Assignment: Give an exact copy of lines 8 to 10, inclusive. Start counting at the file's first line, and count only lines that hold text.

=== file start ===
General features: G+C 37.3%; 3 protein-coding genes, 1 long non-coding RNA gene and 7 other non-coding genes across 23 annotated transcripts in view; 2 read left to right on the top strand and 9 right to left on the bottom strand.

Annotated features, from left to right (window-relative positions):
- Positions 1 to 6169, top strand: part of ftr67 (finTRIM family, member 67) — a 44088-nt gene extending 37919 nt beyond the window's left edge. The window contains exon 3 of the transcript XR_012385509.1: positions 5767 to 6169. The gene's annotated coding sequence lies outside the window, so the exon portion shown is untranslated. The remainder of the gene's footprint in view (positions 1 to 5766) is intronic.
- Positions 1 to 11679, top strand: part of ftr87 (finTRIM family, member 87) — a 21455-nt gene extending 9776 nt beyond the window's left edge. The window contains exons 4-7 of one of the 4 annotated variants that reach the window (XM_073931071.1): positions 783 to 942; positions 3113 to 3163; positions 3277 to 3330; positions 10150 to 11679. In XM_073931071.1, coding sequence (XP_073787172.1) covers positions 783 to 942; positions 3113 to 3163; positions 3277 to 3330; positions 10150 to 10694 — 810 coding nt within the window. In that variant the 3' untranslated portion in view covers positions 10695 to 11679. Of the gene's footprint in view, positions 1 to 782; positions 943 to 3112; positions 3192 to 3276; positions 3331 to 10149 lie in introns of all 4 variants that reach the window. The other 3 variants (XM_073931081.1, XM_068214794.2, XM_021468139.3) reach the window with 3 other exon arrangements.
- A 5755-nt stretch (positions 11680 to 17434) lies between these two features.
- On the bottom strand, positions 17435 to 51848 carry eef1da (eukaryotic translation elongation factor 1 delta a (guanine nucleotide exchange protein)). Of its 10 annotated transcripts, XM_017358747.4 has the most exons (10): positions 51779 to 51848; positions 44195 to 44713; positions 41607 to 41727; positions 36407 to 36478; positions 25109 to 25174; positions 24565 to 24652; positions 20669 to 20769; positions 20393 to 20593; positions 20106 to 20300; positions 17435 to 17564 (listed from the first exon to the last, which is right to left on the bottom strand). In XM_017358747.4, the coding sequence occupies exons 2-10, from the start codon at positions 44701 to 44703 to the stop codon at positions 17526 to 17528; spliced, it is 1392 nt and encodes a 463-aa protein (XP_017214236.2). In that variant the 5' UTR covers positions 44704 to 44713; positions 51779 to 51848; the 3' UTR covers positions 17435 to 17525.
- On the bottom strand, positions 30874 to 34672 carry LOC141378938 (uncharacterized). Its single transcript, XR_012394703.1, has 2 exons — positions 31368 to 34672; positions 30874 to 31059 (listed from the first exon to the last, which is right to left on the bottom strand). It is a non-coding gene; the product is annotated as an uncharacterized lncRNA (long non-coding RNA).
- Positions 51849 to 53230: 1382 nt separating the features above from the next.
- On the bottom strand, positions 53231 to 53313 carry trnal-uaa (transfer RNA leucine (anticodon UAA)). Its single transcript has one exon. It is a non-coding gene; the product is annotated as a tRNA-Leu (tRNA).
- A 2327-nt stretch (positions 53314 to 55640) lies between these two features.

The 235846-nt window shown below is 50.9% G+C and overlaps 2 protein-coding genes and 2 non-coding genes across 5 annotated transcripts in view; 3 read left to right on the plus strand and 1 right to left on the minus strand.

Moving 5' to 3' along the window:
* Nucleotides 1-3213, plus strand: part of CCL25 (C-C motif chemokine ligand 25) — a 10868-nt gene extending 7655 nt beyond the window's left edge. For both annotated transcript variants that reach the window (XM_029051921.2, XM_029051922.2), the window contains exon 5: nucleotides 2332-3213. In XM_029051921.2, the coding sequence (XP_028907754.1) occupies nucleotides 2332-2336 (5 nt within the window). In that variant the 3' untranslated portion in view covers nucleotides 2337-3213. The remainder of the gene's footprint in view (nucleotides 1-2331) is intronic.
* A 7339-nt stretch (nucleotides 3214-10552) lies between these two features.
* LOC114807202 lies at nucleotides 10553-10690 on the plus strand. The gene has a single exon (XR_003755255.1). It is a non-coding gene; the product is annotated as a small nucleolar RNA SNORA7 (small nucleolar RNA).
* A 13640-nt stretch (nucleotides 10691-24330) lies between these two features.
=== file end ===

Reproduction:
- Positions 51849 to 53230: 1382 nt separating the features above from the next.
- On the bottom strand, positions 53231 to 53313 carry trnal-uaa (transfer RNA leucine (anticodon UAA)). Its single transcript has one exon. It is a non-coding gene; the product is annotated as a tRNA-Leu (tRNA).
- A 2327-nt stretch (positions 53314 to 55640) lies between these two features.